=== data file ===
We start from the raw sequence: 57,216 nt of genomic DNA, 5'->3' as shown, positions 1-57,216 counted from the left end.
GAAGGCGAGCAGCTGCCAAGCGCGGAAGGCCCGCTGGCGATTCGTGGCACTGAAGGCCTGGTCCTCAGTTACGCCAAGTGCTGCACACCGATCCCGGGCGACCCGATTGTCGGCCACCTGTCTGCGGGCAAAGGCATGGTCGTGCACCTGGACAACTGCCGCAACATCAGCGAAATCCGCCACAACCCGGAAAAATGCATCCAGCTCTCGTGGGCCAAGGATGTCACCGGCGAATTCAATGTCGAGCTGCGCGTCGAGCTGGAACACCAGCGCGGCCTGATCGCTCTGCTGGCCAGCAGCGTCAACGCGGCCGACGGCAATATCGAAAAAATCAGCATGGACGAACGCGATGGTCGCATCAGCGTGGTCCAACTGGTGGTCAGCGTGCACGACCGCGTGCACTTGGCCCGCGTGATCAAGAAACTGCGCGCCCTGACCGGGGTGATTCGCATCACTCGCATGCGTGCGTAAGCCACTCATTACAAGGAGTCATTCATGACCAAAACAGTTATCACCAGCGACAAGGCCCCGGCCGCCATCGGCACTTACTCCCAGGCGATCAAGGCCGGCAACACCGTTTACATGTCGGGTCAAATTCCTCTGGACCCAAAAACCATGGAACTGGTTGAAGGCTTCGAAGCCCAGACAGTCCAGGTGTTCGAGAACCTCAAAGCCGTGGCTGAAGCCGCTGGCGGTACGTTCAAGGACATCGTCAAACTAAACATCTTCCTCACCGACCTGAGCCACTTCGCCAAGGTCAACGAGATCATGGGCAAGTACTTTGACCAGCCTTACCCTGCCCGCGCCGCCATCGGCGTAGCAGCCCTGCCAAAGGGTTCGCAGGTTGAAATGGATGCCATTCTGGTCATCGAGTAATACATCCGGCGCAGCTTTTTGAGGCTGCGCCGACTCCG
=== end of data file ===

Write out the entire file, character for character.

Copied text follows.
We start from the raw sequence: 57,216 nt of genomic DNA, 5'->3' as shown, positions 1-57,216 counted from the left end.
GAAGGCGAGCAGCTGCCAAGCGCGGAAGGCCCGCTGGCGATTCGTGGCACTGAAGGCCTGGTCCTCAGTTACGCCAAGTGCTGCACACCGATCCCGGGCGACCCGATTGTCGGCCACCTGTCTGCGGGCAAAGGCATGGTCGTGCACCTGGACAACTGCCGCAACATCAGCGAAATCCGCCACAACCCGGAAAAATGCATCCAGCTCTCGTGGGCCAAGGATGTCACCGGCGAATTCAATGTCGAGCTGCGCGTCGAGCTGGAACACCAGCGCGGCCTGATCGCTCTGCTGGCCAGCAGCGTCAACGCGGCCGACGGCAATATCGAAAAAATCAGCATGGACGAACGCGATGGTCGCATCAGCGTGGTCCAACTGGTGGTCAGCGTGCACGACCGCGTGCACTTGGCCCGCGTGATCAAGAAACTGCGCGCCCTGACCGGGGTGATTCGCATCACTCGCATGCGTGCGTAAGCCACTCATTACAAGGAGTCATTCATGACCAAAACAGTTATCACCAGCGACAAGGCCCCGGCCGCCATCGGCACTTACTCCCAGGCGATCAAGGCCGGCAACACCGTTTACATGTCGGGTCAAATTCCTCTGGACCCAAAAACCATGGAACTGGTTGAAGGCTTCGAAGCCCAGACAGTCCAGGTGTTCGAGAACCTCAAAGCCGTGGCTGAAGCCGCTGGCGGTACGTTCAAGGACATCGTCAAACTAAACATCTTCCTCACCGACCTGAGCCACTTCGCCAAGGTCAACGAGATCATGGGCAAGTACTTTGACCAGCCTTACCCTGCCCGCGCCGCCATCGGCGTAGCAGCCCTGCCAAAGGGTTCGCAGGTTGAAATGGATGCCATTCTGGTCATCGAGTAATACATCCGGCGCAGCTTTTTGAGGCTGCGCCGACTCCG